Inc. Magazine has a profile of Tim O’Reilly, discussing how he founded and grew O’Reilly Media from nothing into a $100 million company over the course of 32 years. The article says that O’Reilly has always had a tendency to look to the future, to predict what the next big thing was going to be and be ready for it.

One of those things has been e-books:

Chemical reactions, [O’Reilly] says, require activation energy in order to begin, but once that happens they tend to proceed on their own. "I think there is that quality in this company," he says. "Right now, the industry is getting really excited about e-books, but we’ve been working on e-books for 23 years." Book publishing has been in crisis for the better part of a decade. For every three independent bookstores that were in business in 1990, two are now closed. But O’Reilly Media is making more money selling books than it ever has. Overall, revenue at the company is up 20 percent from 2000, when the market for computer books peaked.

It also mentions O’Reilly’s “Safari” e-book subscription program (described as O’Reilly’s second-biggest sales channel after Amazon) and the $5 iPhone “appbooks” O’Reilly sells of many of its titles.

Tim O’Reilly has been very influential in not just e-books but all across technology. His next project, “Gov 2.0,” involves using iPhone applications to make government more accessible.

"We’ve come to think about government as a kind of vending machine — we put in our taxes and we get out services," [O’Reilly] begins, drawing on an analogy he had recently come across in a book called The Next Government of the United States. "And if we don’t get the services we want, we shake the vending machine. We get to protest. We write our congressmen. We have a tea party.…But there are better things we can build than vending machines."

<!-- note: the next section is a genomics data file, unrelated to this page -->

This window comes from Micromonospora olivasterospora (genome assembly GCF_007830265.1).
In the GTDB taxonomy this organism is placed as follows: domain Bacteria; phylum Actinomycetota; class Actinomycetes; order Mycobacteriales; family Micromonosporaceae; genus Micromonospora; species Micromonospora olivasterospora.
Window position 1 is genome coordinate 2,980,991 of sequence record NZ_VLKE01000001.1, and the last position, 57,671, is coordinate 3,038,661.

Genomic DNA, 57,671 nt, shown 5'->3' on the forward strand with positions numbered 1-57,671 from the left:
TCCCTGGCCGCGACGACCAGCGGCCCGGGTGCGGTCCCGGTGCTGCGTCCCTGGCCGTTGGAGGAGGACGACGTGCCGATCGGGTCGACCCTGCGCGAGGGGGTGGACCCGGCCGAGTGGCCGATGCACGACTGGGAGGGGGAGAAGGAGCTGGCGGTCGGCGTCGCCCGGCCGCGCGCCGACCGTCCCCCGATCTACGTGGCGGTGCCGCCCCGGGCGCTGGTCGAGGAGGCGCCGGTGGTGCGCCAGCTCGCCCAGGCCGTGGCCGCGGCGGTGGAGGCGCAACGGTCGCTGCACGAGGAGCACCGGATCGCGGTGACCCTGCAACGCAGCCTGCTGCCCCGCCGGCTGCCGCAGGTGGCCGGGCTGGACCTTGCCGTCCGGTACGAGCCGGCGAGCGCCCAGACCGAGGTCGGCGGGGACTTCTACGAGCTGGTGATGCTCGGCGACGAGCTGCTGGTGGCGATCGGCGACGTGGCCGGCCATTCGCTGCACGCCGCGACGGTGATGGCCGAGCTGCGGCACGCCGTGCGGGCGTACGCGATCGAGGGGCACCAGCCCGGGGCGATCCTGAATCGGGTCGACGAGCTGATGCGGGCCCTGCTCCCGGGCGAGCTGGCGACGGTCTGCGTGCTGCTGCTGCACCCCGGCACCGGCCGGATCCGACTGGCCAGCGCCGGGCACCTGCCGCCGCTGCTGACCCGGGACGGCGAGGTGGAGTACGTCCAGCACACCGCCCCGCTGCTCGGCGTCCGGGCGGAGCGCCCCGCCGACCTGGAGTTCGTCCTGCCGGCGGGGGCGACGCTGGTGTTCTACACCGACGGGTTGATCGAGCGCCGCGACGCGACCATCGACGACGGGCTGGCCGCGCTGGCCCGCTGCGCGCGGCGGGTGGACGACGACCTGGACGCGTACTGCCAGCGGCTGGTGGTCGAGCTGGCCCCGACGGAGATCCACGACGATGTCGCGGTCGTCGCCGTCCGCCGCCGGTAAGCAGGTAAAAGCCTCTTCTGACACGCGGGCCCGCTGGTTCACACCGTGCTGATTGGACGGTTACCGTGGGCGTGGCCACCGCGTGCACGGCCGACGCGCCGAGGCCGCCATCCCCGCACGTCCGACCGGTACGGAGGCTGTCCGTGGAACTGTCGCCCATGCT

It will be very interesting to see how that turns out.

(Found via BoingBoing.)


  1. Good remarks, but I’d tweak his “if we don’t get the services we want….” to say “If we get services we don’t want…” That’s what’s fueling voter outrage in this country, a government that increasingly regards itself not as our servant but as our nanny.

    That’s particularly when those services are crammed down our throat in a highly partisan vote in which almost no member of Congress had read, much less understood, the changes in health care they were voting on.

    Recently, I’ve been recalling how medical researchers, such as those who developed the yellow fever vaccine, first tested their vaccines on themselves. It’s very telling that Congress hasn’t tested health care reform measures on itself and continues to give itself a taxpayer-funded scheme that’s far beyond even the most generous plays in the private sector, generous schemes it plans to tax into oblivion. “Do as we say not as we do” is the message coming out of DC.

    If the government is a vending machine, as Tim O’Reilly is suggesting, then we’re paying too much and given no opportunity to decide what we get. We insert a $20 bill, pull the Payday bar lever and get a Snickers that’s well beyond its expiration date.

    I’d also suggest changing his “make government more accessible” to “make government more accountable.” And often the only effective way to do that is to throw them out of office.

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